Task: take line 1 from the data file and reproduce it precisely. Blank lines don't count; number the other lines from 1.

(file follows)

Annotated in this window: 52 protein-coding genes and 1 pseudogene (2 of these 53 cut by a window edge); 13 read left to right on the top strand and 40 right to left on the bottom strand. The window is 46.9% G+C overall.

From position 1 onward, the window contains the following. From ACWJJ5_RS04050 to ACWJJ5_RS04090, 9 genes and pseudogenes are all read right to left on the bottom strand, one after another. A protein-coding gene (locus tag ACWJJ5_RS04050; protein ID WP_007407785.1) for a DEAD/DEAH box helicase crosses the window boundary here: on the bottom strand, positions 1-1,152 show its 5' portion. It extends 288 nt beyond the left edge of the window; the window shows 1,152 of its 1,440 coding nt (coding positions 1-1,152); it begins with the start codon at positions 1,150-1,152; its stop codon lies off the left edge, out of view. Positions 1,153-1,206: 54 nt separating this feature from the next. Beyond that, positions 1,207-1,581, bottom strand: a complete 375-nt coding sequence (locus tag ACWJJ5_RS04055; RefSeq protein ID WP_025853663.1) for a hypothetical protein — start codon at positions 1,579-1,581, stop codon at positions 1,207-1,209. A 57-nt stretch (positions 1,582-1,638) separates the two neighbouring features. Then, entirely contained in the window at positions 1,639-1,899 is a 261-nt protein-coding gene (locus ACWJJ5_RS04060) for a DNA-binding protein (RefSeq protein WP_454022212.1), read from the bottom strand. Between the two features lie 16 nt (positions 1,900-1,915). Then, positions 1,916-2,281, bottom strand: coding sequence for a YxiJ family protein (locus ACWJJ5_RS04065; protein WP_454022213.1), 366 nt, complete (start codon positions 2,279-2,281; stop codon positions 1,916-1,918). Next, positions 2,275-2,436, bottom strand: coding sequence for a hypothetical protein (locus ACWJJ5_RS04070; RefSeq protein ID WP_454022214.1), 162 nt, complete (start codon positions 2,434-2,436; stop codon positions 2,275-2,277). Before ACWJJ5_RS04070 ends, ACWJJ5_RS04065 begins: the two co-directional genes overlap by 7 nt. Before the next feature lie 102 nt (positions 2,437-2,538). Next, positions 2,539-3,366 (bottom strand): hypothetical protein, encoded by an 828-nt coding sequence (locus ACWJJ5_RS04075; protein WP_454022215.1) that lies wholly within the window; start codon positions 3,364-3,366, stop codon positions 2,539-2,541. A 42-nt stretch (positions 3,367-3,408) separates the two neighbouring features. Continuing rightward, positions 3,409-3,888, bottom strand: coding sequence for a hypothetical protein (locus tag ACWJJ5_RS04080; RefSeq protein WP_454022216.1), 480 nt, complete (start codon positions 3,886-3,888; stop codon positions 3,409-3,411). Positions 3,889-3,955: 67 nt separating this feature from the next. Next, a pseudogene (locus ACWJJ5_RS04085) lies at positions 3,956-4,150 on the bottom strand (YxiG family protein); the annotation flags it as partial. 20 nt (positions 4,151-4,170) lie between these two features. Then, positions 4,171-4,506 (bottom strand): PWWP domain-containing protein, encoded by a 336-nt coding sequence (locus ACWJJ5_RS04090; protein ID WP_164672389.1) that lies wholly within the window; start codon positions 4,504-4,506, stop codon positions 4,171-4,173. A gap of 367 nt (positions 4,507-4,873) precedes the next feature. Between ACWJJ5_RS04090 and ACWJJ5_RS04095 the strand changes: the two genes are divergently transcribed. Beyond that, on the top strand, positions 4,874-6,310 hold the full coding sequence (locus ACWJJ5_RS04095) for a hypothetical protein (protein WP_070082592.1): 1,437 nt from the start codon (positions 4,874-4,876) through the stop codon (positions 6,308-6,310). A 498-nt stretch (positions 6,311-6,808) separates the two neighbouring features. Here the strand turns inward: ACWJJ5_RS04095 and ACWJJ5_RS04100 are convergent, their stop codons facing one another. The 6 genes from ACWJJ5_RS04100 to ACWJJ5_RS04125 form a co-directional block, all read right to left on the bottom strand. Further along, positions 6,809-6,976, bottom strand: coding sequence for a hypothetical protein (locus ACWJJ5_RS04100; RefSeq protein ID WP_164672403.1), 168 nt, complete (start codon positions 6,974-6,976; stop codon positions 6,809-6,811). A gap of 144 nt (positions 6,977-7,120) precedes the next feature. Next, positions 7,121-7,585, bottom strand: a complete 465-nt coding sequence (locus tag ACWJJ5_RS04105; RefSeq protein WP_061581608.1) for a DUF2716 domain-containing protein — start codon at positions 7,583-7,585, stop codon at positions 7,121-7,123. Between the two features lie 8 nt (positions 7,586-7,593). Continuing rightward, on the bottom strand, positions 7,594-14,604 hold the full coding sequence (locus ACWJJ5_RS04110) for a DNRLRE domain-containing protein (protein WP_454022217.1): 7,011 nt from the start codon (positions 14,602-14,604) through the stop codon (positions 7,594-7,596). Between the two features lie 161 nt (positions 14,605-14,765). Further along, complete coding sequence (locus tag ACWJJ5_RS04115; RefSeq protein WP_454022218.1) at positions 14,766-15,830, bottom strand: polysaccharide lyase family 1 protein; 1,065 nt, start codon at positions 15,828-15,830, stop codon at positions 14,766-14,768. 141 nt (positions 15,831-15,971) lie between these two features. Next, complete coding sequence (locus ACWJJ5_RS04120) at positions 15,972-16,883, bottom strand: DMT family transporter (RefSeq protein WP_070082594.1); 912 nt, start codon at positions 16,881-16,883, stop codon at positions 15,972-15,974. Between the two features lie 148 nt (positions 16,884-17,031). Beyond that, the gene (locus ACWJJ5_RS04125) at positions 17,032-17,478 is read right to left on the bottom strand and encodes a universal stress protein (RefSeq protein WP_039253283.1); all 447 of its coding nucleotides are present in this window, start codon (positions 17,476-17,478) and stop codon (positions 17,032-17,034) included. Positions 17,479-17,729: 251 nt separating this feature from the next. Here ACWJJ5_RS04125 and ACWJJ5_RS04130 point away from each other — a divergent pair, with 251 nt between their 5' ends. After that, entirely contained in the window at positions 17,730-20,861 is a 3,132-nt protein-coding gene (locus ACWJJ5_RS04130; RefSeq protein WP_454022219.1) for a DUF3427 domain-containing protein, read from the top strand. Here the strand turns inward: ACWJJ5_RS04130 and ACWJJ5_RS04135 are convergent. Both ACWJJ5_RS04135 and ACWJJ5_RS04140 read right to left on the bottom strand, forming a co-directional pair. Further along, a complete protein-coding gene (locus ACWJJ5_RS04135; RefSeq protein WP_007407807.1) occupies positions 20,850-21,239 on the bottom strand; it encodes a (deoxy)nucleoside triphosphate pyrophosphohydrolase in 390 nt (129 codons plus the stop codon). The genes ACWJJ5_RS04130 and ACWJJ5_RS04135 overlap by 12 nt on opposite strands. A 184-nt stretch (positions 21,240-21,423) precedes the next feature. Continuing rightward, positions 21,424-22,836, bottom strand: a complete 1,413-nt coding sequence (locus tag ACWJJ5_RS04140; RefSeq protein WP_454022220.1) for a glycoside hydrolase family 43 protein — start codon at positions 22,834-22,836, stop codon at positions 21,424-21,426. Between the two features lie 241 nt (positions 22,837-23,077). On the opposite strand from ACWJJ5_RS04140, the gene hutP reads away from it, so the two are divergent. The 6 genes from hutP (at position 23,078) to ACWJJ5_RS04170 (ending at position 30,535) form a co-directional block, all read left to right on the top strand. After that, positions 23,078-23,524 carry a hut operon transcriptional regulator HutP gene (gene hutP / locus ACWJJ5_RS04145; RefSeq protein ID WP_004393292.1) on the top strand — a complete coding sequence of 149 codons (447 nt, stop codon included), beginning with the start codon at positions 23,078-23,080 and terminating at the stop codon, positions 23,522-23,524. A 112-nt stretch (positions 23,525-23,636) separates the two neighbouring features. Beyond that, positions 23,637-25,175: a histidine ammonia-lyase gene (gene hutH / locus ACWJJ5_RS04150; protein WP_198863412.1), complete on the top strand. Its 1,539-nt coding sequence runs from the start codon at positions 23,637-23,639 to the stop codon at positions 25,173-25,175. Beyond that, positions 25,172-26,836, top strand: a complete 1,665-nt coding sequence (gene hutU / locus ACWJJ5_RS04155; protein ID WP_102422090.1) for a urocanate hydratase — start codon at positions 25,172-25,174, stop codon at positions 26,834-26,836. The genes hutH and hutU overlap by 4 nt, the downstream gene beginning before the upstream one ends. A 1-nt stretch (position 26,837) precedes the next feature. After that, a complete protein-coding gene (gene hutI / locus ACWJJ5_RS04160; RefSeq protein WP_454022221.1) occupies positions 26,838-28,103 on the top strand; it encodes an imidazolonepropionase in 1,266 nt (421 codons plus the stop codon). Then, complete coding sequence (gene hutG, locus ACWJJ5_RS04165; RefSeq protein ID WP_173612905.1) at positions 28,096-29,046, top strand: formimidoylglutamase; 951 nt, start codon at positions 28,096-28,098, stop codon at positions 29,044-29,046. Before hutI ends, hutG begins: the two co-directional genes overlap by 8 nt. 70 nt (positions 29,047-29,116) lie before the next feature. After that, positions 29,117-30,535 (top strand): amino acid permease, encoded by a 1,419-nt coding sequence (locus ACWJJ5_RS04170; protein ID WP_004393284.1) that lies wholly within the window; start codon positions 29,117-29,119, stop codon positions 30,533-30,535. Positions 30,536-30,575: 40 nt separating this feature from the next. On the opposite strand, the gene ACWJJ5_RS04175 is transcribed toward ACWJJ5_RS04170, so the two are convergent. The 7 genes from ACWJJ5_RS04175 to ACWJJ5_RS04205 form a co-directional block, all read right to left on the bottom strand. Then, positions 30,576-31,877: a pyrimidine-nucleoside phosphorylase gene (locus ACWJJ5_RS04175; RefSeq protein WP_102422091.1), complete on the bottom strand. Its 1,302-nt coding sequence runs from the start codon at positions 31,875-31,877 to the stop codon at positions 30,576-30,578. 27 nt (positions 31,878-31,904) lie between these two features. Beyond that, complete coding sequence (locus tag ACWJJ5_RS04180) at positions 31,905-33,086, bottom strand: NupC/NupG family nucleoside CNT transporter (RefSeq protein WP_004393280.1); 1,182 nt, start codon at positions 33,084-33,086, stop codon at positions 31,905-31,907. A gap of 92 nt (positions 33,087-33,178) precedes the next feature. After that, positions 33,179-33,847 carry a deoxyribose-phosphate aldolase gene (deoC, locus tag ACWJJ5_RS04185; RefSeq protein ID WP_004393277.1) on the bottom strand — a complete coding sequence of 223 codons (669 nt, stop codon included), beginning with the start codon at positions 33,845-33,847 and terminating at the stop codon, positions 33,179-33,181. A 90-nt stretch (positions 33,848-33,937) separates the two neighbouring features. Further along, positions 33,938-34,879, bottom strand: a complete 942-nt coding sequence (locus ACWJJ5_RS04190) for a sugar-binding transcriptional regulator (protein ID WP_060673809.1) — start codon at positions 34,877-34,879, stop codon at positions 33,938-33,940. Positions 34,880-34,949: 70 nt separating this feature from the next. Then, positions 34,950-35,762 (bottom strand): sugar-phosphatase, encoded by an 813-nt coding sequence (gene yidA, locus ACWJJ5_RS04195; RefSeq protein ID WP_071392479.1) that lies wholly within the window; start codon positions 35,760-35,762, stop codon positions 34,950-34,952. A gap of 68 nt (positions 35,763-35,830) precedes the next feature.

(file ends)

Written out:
Annotated in this window: 52 protein-coding genes and 1 pseudogene (2 of these 53 cut by a window edge); 13 read left to right on the top strand and 40 right to left on the bottom strand. The window is 46.9% G+C overall.